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Who's Bad? Who's, Who's Bad?

« April 2011 »

Memo to Mary Elizabeth Williams: YOU WISH.

If awful were the new good, Mary Elizabeth Williams would be the second-best writer on Salon, still incapable of surpassing advice columnist Cary Tennis*, This is, I assume, the only reason Mary Elizabeth Williams wrote an article for Salon, entitled "Is Awful The New Good?", in which she posits that yes, awful is the new good. And thus a certain writer's only viable path to personal improvement was forged.

What prompted this strange revelation? Rebecca Black, of course. Who's Rebecca Black? Exactly. You've forgotten. It's been like two weeks, and already you have to go to Wikipedia to remember what the big deal was. Rebecca Black is that teenager who got her mom to spring for Ark Music Factory, which is to music what Glamour Shots is to Renaissance portraiture. You hand them a pile of cash, and they'll record your song, auto-tune your voice, help you make a video, and put the video on YouTube.

Black's song, "Friday", wasn't very good. It was, in fact, awful. But it went viral, and got Internet famous for a bit, and Black went on Good Morning America, and it got referenced on the late night chat shows. We gave it attention for a little while, and Mary Elizabeth Williams, for reasons we will leave between her and her therapist, thought this attention was validation. ACTUAL QUOTE TIME!

"When did we start living in Opposite Land? And why is the sight and sound of someone sucking so compelling? Part of the allure may come from the plucky, Pee Wee Herman-like 'I meant to do that' moxie of those who can really bomb and brush it off. It takes guts to put yourself out there in the public eye, but it takes a really special kind of confidence to brag about being the brains behind 'The Room.' Why else do audiences suffer through the 'Idol' audition episodes, if not to witness the almost touching disconnect between dreams and ability?"

This bit is a hallmark of Williams' writing. The way she dances effortlessly around an obvious truth, never quite reaching it, all the while throwing out misguided assumptions in adjective form that attempt to distract the reader from that truth - people watch car crashes, and the Internet is like a dog.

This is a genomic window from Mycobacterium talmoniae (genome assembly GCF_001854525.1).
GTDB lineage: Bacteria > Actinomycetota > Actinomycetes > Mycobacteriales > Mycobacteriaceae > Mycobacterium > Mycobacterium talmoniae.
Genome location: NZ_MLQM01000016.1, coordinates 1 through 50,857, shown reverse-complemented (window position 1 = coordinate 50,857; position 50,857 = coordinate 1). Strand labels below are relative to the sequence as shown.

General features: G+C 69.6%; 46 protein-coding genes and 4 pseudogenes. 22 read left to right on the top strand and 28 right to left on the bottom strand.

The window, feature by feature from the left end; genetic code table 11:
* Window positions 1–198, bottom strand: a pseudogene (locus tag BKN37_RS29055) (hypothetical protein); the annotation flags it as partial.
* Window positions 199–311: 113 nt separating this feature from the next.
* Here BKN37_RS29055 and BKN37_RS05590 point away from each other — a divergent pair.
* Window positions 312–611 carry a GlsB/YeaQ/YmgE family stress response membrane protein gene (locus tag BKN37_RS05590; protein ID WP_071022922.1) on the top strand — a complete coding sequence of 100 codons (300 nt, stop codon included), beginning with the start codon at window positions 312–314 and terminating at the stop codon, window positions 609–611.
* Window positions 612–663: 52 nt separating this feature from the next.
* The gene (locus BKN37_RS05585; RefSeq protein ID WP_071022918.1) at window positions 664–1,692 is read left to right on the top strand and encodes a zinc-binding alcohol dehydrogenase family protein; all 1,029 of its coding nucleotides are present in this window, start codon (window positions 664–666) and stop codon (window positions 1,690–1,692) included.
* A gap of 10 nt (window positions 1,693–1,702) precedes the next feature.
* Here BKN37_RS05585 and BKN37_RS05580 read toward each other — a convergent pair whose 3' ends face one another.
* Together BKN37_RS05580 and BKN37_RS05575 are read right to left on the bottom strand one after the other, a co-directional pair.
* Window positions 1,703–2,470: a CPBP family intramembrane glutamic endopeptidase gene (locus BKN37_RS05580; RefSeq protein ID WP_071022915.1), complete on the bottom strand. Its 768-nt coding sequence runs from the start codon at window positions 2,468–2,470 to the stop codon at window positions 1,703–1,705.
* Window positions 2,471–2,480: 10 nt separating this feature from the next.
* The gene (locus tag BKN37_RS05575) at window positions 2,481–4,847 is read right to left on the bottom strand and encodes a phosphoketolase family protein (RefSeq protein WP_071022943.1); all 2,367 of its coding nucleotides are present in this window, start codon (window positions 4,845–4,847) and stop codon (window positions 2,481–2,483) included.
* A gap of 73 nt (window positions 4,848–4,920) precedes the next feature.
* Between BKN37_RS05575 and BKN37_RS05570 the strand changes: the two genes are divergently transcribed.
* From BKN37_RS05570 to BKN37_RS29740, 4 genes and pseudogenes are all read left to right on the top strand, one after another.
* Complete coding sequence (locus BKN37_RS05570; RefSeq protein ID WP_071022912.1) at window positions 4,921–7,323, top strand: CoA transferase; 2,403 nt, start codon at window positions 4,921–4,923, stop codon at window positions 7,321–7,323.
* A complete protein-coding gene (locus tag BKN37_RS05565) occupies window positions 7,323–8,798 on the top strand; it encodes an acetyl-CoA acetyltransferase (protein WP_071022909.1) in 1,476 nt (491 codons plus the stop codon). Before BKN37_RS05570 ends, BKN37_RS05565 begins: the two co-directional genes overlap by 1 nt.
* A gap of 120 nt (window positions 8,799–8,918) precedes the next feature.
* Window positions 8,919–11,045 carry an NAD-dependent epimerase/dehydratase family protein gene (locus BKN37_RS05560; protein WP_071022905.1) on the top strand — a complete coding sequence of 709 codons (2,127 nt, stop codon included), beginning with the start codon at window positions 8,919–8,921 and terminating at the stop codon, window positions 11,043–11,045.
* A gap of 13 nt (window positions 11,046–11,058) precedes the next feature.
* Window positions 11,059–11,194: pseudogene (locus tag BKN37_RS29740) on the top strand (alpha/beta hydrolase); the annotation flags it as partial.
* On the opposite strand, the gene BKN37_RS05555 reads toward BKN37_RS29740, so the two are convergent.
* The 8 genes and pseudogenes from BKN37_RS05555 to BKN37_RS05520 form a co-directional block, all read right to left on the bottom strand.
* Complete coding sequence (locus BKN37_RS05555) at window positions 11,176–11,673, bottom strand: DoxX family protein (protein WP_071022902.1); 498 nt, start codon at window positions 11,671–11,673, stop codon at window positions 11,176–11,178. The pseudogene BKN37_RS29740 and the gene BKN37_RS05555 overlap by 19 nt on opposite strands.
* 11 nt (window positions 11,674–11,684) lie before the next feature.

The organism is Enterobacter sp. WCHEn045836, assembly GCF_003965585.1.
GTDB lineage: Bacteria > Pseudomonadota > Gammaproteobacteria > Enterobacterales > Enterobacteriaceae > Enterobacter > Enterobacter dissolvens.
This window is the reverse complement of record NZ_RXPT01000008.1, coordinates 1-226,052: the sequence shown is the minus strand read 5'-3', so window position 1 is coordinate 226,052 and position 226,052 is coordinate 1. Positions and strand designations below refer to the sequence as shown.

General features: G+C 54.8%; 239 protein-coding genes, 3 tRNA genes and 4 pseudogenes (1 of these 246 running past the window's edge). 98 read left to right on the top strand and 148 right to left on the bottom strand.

Why did "Friday" go viral? Nobody will ever really know. But in the case of Black, it was never Opposite Day, because NOBODY LIKED "FRIDAY". They were watching the car wreck. They were rubbernecking. They were asking each other to smell the sour milk. The Internet is like a dog. Sometimes it's cute, sometimes it fetches, but at any point, for no reason whatsoever, it can decide to spend the entire day eating its own poop. And that's how viral videos are born.

As for why the sight and sound of someone sucking is so compelling? Well, it's a combination of things. Part of it is that the failure of others makes us feel better about ourselves. Part of it is the inherent cruelty of human nature. And part of it is that it's Wednesday night and the thought of writing about politics one more damn time turns our fucking stomachs, so we look for wildly inaccurate Pee Wee Herman metaphors to make fun of instead.

None of this matters, because the question isn't "Why do audiences suffer through the 'Idol' audition episodes?". The real question is, why do audiences suffer through ANY of Idol? When you're looking to point out foibles of society, the fact that we can all agree that "Friday" is a shitty song is an actual achievement.

Stop asking why everyone's paying attention to Crazy Charlie Sheen, and wonder why people watched eight seasons of "Two And A Half Men". Don't actually write an article about it, please, because the answer to that is obvious too. The masses like mediocre shit, which is why they're the masses. Milli Vanilli has always won Best New Artist at the Grammys, and they always will.

The good news is, we live in the Information Age, and audiences just keep fragmenting. Which means there's a place for niche content for those of us who didn't give a shit about American Idol when it premiered, and give even less of a shit about it now that they've replaced the original judges with knockoff Spitting Image puppets. The downside of that, of course, is that niche players in other areas that would have been ignored or marginalized even fifteen years ago can gain a toehold and a following today. I mean, I don't think it'll be enough to get Trump into the White House, but that's still a bit more attention AND validation than I'm comfortable with.

*If you're wondering why, by the way, Cary Tennis has never actually received more than a glancing blow in the hallowed halls of You Are Dumb Dot Net, it's because I've spent years trying, and failing, to figure out how to do it. The best I've come up with so far is to just quote him, then scream, then quote him again, then scream again.

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